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Sweet Corn (Se) 'Ruby Queen'

Zea mays

Family: Poaceae (poh-AY-see-ee) (Info)
Genus: Zea (ZEE-uh) (Info)
Species: mays (maze) (Info)
Cultivar: Ruby Queen
» View all varieties of Corn




6-8 ft. (1.8-2.4 m)


6-9 in. (15-22 cm)

9-12 in. (22-30 cm)

Seed Type:


Days to Maturity:

71 to 80 days

Kernel Color:


Soil pH requirements:

6.6 to 7.5 (neutral)

Seed Collecting:

N/A: plant does not set seed, flowers are sterile, or plants will not come true from seed

Foliage Color:

Unknown - Tell us

Bloom Characteristics:

Unknown - Tell us

Water Requirements:

Unknown - Tell us

Where to Grow:

Unknown - Tell us


This plant has been said to grow in the following regions:

Mountain View, California

Augusta, Georgia

Berwyn, Illinois

Fort George G Meade, Maryland

Cassopolis, Michigan

Madison Heights, Michigan

Traverse City, Michigan

Cicero, New York

Ambler, Pennsylvania

Cleveland, Tennessee

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Gardeners' Notes:


On Jan 7, 2009, HBPattskyn from Madison Heights, MI wrote:

We grew Ruby Queen 2 years ago on a lark because it looked so pretty; my husband was very skeptical, but then we harvested the first ears. Everybody who ate it at our house loved it. We'll never grow another variety of corn in our small backyard garden again (I'm happy to say we're doing corn again this year). The color held up well both boiled or bbq'd and the taste was supurb. Production was quite good.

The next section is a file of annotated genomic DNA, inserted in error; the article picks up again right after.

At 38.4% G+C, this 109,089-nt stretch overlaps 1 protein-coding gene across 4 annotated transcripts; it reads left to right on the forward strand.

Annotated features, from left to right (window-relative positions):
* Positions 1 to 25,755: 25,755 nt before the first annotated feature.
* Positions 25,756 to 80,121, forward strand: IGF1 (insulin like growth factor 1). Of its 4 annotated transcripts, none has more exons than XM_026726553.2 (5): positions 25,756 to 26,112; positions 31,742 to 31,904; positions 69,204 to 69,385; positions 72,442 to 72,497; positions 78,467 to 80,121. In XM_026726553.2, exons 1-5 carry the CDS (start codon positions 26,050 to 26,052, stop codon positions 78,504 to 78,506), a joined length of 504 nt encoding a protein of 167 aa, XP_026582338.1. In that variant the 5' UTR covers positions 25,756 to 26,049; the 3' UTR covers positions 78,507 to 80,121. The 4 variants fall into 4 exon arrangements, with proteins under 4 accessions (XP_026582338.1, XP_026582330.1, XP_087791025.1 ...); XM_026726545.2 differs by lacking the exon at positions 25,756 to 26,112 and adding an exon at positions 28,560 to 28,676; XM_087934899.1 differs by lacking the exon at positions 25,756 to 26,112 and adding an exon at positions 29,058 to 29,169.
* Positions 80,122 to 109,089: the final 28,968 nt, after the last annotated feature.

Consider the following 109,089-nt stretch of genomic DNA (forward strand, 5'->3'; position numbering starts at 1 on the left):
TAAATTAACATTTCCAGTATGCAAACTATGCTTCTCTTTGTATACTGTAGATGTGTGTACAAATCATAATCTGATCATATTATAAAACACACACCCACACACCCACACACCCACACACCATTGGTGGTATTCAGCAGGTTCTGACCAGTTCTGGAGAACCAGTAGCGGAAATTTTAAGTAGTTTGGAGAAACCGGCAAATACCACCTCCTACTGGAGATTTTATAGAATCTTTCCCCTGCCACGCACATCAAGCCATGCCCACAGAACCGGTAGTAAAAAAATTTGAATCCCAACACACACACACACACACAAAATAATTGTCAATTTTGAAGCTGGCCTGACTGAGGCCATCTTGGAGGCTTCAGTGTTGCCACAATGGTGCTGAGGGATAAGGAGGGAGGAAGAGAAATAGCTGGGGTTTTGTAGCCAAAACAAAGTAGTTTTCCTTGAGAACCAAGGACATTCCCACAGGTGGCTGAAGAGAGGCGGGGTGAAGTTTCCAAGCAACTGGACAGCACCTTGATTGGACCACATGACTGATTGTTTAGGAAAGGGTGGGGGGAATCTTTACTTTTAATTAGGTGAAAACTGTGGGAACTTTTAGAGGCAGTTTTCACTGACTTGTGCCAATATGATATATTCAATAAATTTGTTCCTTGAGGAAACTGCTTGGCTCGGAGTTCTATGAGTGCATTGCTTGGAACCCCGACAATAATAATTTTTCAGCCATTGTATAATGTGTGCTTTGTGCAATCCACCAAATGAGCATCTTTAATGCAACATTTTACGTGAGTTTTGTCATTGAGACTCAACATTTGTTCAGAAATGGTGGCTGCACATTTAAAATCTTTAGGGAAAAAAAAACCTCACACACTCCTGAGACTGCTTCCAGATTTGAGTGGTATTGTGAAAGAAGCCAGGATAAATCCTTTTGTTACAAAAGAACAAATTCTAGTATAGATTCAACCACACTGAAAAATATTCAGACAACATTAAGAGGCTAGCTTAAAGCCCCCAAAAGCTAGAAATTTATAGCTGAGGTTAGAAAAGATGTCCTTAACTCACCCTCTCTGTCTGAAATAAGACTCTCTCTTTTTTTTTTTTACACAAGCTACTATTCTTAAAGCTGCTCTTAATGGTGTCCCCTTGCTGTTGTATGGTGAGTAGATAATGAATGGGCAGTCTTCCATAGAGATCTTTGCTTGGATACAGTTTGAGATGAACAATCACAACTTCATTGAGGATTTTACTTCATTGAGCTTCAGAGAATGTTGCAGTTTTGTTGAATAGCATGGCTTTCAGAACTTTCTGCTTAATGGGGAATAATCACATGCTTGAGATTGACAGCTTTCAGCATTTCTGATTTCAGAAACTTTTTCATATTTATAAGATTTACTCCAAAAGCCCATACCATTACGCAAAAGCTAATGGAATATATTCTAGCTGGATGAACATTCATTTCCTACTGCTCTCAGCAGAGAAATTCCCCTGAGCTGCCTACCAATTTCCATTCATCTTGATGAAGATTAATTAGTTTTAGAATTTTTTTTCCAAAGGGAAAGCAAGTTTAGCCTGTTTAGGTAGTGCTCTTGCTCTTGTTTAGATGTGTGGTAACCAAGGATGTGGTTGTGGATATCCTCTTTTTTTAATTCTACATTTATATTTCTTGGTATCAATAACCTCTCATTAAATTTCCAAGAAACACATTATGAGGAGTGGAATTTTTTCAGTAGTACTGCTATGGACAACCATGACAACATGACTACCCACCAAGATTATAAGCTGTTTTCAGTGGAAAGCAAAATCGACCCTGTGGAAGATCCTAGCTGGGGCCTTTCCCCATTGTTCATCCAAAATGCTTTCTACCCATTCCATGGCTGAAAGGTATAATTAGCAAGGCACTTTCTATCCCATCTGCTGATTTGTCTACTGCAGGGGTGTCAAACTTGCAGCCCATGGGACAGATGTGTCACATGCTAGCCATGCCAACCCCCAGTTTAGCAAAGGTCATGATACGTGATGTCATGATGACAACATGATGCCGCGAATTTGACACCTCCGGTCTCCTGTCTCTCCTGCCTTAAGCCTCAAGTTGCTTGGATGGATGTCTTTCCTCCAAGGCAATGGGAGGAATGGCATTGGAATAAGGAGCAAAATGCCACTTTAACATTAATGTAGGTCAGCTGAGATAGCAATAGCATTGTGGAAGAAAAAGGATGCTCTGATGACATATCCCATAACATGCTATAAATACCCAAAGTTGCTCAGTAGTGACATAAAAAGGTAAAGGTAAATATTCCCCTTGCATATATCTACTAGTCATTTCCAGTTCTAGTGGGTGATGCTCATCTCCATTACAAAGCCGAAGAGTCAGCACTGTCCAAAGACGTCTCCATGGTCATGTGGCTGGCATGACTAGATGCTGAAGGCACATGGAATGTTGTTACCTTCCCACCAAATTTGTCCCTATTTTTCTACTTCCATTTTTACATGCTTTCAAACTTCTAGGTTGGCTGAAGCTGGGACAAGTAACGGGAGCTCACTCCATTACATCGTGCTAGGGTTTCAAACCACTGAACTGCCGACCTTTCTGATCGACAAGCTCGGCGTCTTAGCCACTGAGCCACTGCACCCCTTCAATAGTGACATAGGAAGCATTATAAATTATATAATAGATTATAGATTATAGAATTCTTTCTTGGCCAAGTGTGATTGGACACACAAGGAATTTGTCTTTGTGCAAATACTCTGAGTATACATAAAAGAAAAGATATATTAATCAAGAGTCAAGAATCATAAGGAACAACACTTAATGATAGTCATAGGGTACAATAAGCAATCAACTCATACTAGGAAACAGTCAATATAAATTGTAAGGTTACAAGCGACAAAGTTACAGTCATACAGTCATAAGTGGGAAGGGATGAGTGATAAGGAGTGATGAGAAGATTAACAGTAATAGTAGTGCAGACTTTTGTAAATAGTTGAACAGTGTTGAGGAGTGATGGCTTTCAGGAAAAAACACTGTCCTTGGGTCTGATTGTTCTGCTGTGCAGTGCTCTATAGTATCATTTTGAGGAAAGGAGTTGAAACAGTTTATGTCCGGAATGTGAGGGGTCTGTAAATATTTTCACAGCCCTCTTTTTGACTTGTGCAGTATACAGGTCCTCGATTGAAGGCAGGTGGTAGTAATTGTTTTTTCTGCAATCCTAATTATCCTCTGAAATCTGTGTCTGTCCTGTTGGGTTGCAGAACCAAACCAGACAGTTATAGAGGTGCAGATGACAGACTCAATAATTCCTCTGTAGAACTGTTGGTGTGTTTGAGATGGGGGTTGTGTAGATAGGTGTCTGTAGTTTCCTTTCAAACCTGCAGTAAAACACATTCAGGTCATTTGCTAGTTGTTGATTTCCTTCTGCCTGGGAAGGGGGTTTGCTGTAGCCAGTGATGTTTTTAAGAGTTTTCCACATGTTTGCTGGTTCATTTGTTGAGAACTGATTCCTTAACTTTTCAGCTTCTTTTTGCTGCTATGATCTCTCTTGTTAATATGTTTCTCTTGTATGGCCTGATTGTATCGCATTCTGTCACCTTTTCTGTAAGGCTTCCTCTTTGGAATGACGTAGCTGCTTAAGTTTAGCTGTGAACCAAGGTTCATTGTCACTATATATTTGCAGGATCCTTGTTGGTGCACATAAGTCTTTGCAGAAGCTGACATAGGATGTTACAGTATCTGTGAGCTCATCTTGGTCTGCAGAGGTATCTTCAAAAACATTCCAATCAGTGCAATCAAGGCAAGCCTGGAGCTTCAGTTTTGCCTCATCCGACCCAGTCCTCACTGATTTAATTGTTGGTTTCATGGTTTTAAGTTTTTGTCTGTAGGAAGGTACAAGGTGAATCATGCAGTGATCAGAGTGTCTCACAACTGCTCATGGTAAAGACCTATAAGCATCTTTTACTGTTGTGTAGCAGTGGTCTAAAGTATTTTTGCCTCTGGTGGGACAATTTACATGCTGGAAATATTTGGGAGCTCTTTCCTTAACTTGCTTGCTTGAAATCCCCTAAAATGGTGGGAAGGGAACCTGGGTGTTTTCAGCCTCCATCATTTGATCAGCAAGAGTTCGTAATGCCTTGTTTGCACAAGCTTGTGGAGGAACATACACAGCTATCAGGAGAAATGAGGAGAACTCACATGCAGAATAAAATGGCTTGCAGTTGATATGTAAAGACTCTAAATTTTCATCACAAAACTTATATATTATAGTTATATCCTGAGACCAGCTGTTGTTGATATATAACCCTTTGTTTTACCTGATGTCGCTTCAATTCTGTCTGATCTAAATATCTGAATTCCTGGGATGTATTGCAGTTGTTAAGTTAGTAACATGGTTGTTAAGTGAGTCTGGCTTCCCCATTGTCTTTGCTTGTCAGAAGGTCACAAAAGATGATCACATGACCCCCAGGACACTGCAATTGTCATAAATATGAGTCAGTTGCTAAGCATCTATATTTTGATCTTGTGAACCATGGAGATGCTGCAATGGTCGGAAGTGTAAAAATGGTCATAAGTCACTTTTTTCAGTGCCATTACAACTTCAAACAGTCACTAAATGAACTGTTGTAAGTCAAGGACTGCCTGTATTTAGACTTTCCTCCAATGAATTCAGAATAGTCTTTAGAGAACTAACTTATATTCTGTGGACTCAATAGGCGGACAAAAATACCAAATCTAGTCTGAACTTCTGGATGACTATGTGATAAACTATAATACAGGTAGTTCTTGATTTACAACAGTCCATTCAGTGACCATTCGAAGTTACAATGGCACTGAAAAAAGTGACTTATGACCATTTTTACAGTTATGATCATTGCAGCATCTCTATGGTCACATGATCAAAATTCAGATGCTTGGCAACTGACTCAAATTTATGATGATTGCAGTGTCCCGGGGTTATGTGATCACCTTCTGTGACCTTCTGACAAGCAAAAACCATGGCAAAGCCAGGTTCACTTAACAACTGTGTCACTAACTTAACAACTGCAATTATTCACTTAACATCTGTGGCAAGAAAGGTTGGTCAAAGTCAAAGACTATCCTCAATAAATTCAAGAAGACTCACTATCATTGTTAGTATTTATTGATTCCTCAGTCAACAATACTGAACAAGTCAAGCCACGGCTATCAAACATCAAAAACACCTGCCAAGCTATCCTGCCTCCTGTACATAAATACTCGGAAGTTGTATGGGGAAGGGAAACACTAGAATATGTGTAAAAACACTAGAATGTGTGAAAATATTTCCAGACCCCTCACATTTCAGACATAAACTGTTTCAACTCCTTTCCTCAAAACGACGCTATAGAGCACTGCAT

On May 19, 2004, acu1 from Massillon, OH wrote:

This hybrid has become my new favorite, replacing Silver Queen. I grew some in 2003 for novelty, and this summer I am filling my garden with it and Silver Choice (a SE hybrid reported to boost yeilds when planted in concert with Ruby Queen)


On Dec 1, 2003, Farmerdill from Augusta, GA (Zone 8a) wrote:

I tried Ruby Queen for the first time in 2003 and was pleasantly surprised. It has excellent texture and flavor.


On Jun 20, 2003, Jkirk3279 from Cassopolis, MI wrote:

Ties with "How Sweet It Is" for the best Sweet Corn ever. And it's more durable than "How Sweet It Is".

Red color comes in gradually so you can tell at a glance how mature the kernels are. If you like your corn young and sweet, harvest before it turns full Red.

My soil is basically sand, so I start in seed flats and transplant individually.